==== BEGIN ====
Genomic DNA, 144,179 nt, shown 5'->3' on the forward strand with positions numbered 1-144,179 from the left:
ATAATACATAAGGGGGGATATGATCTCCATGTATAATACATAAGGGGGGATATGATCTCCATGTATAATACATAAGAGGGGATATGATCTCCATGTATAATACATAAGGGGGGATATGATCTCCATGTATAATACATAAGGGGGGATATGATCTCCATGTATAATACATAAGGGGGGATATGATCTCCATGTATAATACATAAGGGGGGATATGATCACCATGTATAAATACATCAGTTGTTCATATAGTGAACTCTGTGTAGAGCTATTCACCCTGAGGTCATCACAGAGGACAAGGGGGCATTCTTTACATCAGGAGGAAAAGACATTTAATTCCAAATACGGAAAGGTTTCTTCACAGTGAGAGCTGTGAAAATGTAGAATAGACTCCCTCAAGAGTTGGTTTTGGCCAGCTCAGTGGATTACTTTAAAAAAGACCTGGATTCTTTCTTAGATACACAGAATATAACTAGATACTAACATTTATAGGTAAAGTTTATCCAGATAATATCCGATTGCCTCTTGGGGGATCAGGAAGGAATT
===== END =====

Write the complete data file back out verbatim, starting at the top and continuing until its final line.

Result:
Genomic DNA, 144,179 nt, shown 5'->3' on the forward strand with positions numbered 1-144,179 from the left:
ATAATACATAAGGGGGGATATGATCTCCATGTATAATACATAAGGGGGGATATGATCTCCATGTATAATACATAAGAGGGGATATGATCTCCATGTATAATACATAAGGGGGGATATGATCTCCATGTATAATACATAAGGGGGGATATGATCTCCATGTATAATACATAAGGGGGGATATGATCTCCATGTATAATACATAAGGGGGGATATGATCACCATGTATAAATACATCAGTTGTTCATATAGTGAACTCTGTGTAGAGCTATTCACCCTGAGGTCATCACAGAGGACAAGGGGGCATTCTTTACATCAGGAGGAAAAGACATTTAATTCCAAATACGGAAAGGTTTCTTCACAGTGAGAGCTGTGAAAATGTAGAATAGACTCCCTCAAGAGTTGGTTTTGGCCAGCTCAGTGGATTACTTTAAAAAAGACCTGGATTCTTTCTTAGATACACAGAATATAACTAGATACTAACATTTATAGGTAAAGTTTATCCAGATAATATCCGATTGCCTCTTGGGGGATCAGGAAGGAATT